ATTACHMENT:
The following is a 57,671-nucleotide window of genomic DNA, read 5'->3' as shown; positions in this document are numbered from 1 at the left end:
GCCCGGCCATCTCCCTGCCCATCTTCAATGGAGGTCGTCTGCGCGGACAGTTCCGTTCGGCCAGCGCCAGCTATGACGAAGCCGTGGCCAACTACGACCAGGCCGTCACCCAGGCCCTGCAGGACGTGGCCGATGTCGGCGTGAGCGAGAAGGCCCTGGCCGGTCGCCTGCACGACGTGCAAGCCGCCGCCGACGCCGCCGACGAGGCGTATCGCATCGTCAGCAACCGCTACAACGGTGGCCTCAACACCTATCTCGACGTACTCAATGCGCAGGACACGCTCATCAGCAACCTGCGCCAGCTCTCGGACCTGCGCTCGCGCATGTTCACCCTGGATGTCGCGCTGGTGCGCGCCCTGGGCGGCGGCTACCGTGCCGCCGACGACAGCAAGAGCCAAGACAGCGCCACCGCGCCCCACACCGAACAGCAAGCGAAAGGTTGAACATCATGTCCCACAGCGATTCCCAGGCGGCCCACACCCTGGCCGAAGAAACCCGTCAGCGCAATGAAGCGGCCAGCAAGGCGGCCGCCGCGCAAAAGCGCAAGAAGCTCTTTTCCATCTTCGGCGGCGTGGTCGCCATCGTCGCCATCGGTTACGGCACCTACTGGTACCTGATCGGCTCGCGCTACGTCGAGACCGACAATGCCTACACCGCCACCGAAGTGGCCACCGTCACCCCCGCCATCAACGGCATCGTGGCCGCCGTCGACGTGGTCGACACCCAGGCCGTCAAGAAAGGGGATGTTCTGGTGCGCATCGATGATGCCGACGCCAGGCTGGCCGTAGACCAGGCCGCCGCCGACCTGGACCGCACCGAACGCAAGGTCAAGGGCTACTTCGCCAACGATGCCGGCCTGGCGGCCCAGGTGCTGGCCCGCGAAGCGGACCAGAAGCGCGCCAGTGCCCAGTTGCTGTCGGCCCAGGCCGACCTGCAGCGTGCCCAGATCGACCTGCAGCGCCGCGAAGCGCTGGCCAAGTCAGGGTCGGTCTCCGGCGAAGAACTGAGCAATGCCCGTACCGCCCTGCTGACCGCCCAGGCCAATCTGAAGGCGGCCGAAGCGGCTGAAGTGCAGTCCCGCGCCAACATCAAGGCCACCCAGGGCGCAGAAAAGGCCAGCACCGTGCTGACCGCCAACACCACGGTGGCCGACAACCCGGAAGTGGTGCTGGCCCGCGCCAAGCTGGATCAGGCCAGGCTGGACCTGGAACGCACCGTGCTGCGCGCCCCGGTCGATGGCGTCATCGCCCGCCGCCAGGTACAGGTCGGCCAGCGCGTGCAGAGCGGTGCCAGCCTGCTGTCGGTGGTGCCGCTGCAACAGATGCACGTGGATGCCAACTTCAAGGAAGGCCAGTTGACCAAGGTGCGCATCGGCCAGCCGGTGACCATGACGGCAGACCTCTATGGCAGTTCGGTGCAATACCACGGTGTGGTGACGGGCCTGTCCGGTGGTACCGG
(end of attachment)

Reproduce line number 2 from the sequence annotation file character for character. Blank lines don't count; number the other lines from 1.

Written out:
GCCCGGCCATCTCCCTGCCCATCTTCAATGGAGGTCGTCTGCGCGGACAGTTCCGTTCGGCCAGCGCCAGCTATGACGAAGCCGTGGCCAACTACGACCAGGCCGTCACCCAGGCCCTGCAGGACGTGGCCGATGTCGGCGTGAGCGAGAAGGCCCTGGCCGGTCGCCTGCACGACGTGCAAGCCGCCGCCGACGCCGCCGACGAGGCGTATCGCATCGTCAGCAACCGCTACAACGGTGGCCTCAACACCTATCTCGACGTACTCAATGCGCAGGACACGCTCATCAGCAACCTGCGCCAGCTCTCGGACCTGCGCTCGCGCATGTTCACCCTGGATGTCGCGCTGGTGCGCGCCCTGGGCGGCGGCTACCGTGCCGCCGACGACAGCAAGAGCCAAGACAGCGCCACCGCGCCCCACACCGAACAGCAAGCGAAAGGTTGAACATCATGTCCCACAGCGATTCCCAGGCGGCCCACACCCTGGCCGAAGAAACCCGTCAGCGCAATGAAGCGGCCAGCAAGGCGGCCGCCGCGCAAAAGCGCAAGAAGCTCTTTTCCATCTTCGGCGGCGTGGTCGCCATCGTCGCCATCGGTTACGGCACCTACTGGTACCTGATCGGCTCGCGCTACGTCGAGACCGACAATGCCTACACCGCCACCGAAGTGGCCACCGTCACCCCCGCCATCAACGGCATCGTGGCCGCCGTCGACGTGGTCGACACCCAGGCCGTCAAGAAAGGGGATGTTCTGGTGCGCATCGATGATGCCGACGCCAGGCTGGCCGTAGACCAGGCCGCCGCCGACCTGGACCGCACCGAACGCAAGGTCAAGGGCTACTTCGCCAACGATGCCGGCCTGGCGGCCCAGGTGCTGGCCCGCGAAGCGGACCAGAAGCGCGCCAGTGCCCAGTTGCTGTCGGCCCAGGCCGACCTGCAGCGTGCCCAGATCGACCTGCAGCGCCGCGAAGCGCTGGCCAAGTCAGGGTCGGTCTCCGGCGAAGAACTGAGCAATGCCCGTACCGCCCTGCTGACCGCCCAGGCCAATCTGAAGGCGGCCGAAGCGGCTGAAGTGCAGTCCCGCGCCAACATCAAGGCCACCCAGGGCGCAGAAAAGGCCAGCACCGTGCTGACCGCCAACACCACGGTGGCCGACAACCCGGAAGTGGTGCTGGCCCGCGCCAAGCTGGATCAGGCCAGGCTGGACCTGGAACGCACCGTGCTGCGCGCCCCGGTCGATGGCGTCATCGCCCGCCGCCAGGTACAGGTCGGCCAGCGCGTGCAGAGCGGTGCCAGCCTGCTGTCGGTGGTGCCGCTGCAACAGATGCACGTGGATGCCAACTTCAAGGAAGGCCAGTTGACCAAGGTGCGCATCGGCCAGCCGGTGACCATGACGGCAGACCTCTATGGCAGTTCGGTGCAATACCACGGTGTGGTGACGGGCCTGTCCGGTGGTACCGG